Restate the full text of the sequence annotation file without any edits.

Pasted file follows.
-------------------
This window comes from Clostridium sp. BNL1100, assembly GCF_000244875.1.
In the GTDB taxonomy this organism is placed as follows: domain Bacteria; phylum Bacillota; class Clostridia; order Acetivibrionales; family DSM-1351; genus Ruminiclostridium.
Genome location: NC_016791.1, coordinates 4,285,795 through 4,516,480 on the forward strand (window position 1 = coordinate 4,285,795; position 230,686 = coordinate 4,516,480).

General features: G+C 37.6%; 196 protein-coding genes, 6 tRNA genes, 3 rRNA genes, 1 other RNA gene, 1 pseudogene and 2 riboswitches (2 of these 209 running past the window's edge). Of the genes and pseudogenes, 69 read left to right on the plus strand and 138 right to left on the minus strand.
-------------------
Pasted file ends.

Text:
This window comes from Clostridium sp. BNL1100, assembly GCF_000244875.1.
In the GTDB taxonomy this organism is placed as follows: domain Bacteria; phylum Bacillota; class Clostridia; order Acetivibrionales; family DSM-1351; genus Ruminiclostridium.
Genome location: NC_016791.1, coordinates 4,285,795 through 4,516,480 on the forward strand (window position 1 = coordinate 4,285,795; position 230,686 = coordinate 4,516,480).

General features: G+C 37.6%; 196 protein-coding genes, 6 tRNA genes, 3 rRNA genes, 1 other RNA gene, 1 pseudogene and 2 riboswitches (2 of these 209 running past the window's edge). Of the genes and pseudogenes, 69 read left to right on the plus strand and 138 right to left on the minus strand.